Archive for the ‘Winter Garden Interest’ Category

Comparing Heritage® Vs Duraheat® River Birch

In general, most species of our native birches (Betula spp.) grow best in cool, northern areas of the U.S. They are found growing along the sides of rivers, lakes, streams, and mountainous areas (USDA Zones 4-9). Most birches (not all) are recognized for their distinctive gray to white bark. Birch species with the whitest of bark […]

‘Sunshine’ Privet: A Great Accent Shrub and It’s Not Invasive

  For generations ligustrum (privet) had been a landscape plant in East Coast and Southern gardens. However, in several states,  privets have become declared as an notoriously invasive species . Unfortunately, you should never brand all privet cultivars the same way. Sunshine privet (Ligustrum sinensis ‘Sunshine’) is likely to change your mind (USDA hardiness zones […]

Sorting Through The Joe Pye Cultivars

Joe Pye weed (Eutrichum purpureum) is a native perennial commonly spotted onthe edge of farm fields in the eastern and northern U.S. (USDA hardiness zones 4 to 9). The wild species grows 5-7 feet high and 2-4 feet wide. It blooms from late July to September and is a magnet to attract bees and butterflies. Over the past two […]

Chinese Fringetree Is Versatile Landscape Tree

Chinese fringetree (Chionanthus retusus) is native to China, Korea and Japan (Zone: 6 to 9a). Related to native U.S. species (C. virginicus), fringetrees are noted for their profuse spring bloom of fragrant white flowers. It is most often seen in cultivation as a large, multi-stemmed, deciduous shrub growing to 15 – 20 feet tall with a […]

Stop The “Crape Murder”

In Tennessee (where I live) and in the Southeastern U.S., bad crape myrtle (Lagerstroemia x) pruning continues to be done by professional landscapers and homeowners (USDA hardiness zones 6-9). This practice, also called “topping”, reduces tree (or shrub) height. Over 25 years, Southern Living magazine called this “crape murder”. Crape murder is not going away. More crape […]

Landscape Trees With Winter Interest

Does your winter landscape look a bit shabby? This coming spring take some action by planting trees that should perk up its appearance. New tree choices should ratchet up seasonal interest, attract more bees, butterflies, and hummingbirds in the spring-summer and hungry fruit feeding birds in fall-winter. Making smart tree choices can add four-seasons of interest to your yard. […]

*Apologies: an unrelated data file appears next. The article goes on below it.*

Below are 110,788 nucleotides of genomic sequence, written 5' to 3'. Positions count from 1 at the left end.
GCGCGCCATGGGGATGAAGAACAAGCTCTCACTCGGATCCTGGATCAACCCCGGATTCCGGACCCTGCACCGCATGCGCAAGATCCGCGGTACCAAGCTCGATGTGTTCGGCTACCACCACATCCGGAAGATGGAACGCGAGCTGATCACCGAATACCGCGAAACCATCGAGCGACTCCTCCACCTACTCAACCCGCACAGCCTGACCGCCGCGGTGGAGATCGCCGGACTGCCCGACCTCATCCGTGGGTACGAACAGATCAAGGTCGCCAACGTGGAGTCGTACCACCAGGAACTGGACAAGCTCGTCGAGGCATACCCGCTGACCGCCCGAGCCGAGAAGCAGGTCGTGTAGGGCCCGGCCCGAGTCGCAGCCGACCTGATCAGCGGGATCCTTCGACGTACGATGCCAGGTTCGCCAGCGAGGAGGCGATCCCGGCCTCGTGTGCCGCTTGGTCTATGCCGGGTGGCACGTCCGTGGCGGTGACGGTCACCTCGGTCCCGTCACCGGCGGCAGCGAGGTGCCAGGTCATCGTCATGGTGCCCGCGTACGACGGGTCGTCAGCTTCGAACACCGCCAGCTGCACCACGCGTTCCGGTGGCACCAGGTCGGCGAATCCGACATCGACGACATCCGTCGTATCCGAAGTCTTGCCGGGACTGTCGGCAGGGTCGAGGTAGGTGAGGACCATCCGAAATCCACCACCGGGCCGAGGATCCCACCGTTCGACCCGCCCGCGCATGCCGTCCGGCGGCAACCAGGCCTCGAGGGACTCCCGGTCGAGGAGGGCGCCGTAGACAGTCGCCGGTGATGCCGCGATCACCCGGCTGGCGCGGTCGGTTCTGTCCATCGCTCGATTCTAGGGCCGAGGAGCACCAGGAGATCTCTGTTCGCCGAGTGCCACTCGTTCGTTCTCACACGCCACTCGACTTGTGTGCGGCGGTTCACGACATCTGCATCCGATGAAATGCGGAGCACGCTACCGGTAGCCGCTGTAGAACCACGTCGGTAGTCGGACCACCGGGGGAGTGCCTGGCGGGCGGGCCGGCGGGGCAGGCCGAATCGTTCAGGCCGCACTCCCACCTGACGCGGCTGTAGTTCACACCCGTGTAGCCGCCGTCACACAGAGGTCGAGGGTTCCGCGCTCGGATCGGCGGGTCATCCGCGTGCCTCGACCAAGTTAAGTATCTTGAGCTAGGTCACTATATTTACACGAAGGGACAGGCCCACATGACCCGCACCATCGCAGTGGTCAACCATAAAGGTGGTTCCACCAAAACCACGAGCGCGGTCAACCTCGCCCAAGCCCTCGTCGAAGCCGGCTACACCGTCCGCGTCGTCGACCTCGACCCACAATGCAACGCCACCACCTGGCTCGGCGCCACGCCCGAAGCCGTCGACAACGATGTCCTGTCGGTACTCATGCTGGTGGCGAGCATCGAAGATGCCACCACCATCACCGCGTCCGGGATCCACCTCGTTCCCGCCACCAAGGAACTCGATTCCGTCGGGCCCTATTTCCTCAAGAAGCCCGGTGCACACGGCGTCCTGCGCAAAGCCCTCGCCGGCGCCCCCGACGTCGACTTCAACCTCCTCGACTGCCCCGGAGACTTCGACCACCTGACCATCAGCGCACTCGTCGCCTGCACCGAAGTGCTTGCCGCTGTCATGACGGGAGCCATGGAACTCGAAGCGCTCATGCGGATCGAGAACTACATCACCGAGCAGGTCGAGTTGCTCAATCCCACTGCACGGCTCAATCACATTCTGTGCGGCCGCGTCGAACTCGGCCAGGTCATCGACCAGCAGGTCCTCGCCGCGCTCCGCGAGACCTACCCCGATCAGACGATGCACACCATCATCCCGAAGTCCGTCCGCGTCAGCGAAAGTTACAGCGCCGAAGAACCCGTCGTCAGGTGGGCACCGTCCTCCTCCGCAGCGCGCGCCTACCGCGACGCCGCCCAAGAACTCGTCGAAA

Crape Myrtles Exhibit Beautiful Bark In Winter

The flowers of crape myrtles are a wonderful floral treat in the summer months, several exhibit gorgeous exfoliating bark. Some also show off autumn foliage colors. Here are the best ten species and cultivars of crape myrtles noted for their exfoliating bark. Lagerstroemia hybrids (L. indica x L. fauriei) Hopi – 8-10 feet semi-dwarf shrub; gray brown exfoliating bark; medium pink […]

Blue Lyme Grass Adapts To Almost Any Surroundings

Blue Lyme Grass (Leymus arenarus ‘Blue Dune’) is a vigorous spreading cool season grass (USDA Hardiness zones 3-9). It is native to the coasts of northern and western Europe. A closely related species, L. mollis, is native to the northern coasts of North America. Blue lyme grass is a stand out because of its beautiful steel-blue foliage. Atlanta Botanical Gardens has sited it […]

Some Zone 7 Camellias Survive In Zone 6 As Well

  A short list of early blooming Sasanqua camellias possess the  ability to do grow well in zone 6 areas. In my opinion, the zone 7 cultivar ‘Shishigashira’ steps to the head of the class. It is a November bloomer that has proven to be exceptionally cold hardy dwarf variety. The good folks at Cam Too, a camellia […]

Leaf Retention In Landscape Trees

              Most deciduous landscape trees drop their leaves sometime in autumn. The physiology of autumn leaf drop is primarily stimulated by changes in photoperiod or shorter daylength. Autumn colors develop and the leaf petioles form an abscission layer. Black gum (Nyssa sylvatica), for example, start to color up in early September. Winter leaf retention by […]